Methods: To address these questions, we analyzed medical records of 86 cases of pneumococcal meningitis treated at Nationwide Children's Hospital (1993-2004). Adverse neurologic sequelae and death were compared between cases with cerebrospinal fluid isolates characterized as vaccine-related serogroups-serotypes belonging to PCV7 or related to PCV7 serogroups, and those designated nonvaccine serogroups-serotypes neither belonging to PCV7 nor related to PCV7 serogroups. Serotype 19A, because of recent reports of increased incidence, was subanalyzed separately.

Results: Thirty-six of 86 (42%) subjects had serious complications, including 6 who died. All 6 deaths occurred in patients with vaccine-related serogroups. Deafness was the most common complication, occurring in 26 (32.5%) survivors. There was no difference in the frequency of total complications between PCV7-related and non-PCV7 groups: 5 of 12 (42%) for non-PCV7 serogroups versus 31 of 74 (42%) for PCV-related serogroups (OR: 1.0; 95% CI: 0.2-4.0). Serious outcomes occurred in 3 of 4 cases due to serogroup 19A. Non-PCV7 serogroups increased slightly at the end of the study period.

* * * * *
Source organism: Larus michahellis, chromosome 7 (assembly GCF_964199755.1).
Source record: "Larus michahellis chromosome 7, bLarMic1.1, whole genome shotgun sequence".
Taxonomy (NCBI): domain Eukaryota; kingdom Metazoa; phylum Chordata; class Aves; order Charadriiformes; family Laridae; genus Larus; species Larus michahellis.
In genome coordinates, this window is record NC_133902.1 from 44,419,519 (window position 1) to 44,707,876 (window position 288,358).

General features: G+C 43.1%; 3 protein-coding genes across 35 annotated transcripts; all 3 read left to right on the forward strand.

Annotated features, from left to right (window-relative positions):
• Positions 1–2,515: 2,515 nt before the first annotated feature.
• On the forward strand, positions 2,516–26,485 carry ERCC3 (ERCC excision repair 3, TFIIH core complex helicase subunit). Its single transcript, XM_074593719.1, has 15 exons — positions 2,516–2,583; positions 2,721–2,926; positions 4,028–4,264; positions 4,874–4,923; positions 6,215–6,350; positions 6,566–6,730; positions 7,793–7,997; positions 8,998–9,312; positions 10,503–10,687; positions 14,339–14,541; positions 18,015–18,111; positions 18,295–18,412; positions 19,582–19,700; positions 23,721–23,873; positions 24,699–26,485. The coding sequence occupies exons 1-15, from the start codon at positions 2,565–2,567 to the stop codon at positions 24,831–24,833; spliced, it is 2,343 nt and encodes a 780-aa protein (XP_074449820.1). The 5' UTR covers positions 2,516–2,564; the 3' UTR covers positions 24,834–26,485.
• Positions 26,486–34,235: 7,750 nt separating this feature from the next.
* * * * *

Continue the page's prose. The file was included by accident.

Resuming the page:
Conclusions: In children with pneumococcal meningitis, infections with non-PCV7 serogroups seem less likely to result in death. Among survivors, there is preliminary evidence of parity in neurologic sequelae between PCV7 and non-PCV7 serogroups.
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http://dx.doi.org/10.1097/INF.0b013e3181710976DOI Listing
September 2008

The utility of screening laboratory studies in pediatric patients with sickle cell pain episodes.

Am J Emerg Med 2004 Jul;22(4):258-63

Division of Emergency Medicine, Children's Hospital of Columbus, 700 Children's Avenue, Columbus, OH 43025, USA.

The purpose of this study was to determine whether blood counts discriminate between sickle cell pain episodes that lead to successful discharge from the emergency department (ED) and those that result in complications. This retrospective review compared the hemoglobin, reticulocyte count, and white blood cell count with differential during complicated and uncomplicated ED visits. Complicated visits were pain episodes followed by admission, by readmission within 48 hours, by acute chest syndrome, by an aplastic crisis, or by the administration of blood or antibiotics. There were 2 statistically important differences between complicated and uncomplicated pain episodes. Children successfully discharged were younger than those experiencing a complicated visit (8.9 v 11.2, P = 0.04). At a difference of 0.4 g/dL, the change in hemoglobin from baseline among children with complicated versus uncomplicated pain crises was not clinically useful. Routinely performed blood counts do not reliably identify the course of sickle cell pain crises.
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http://dx.doi.org/10.1016/j.ajem.2004.04.014DOI Listing
July 2004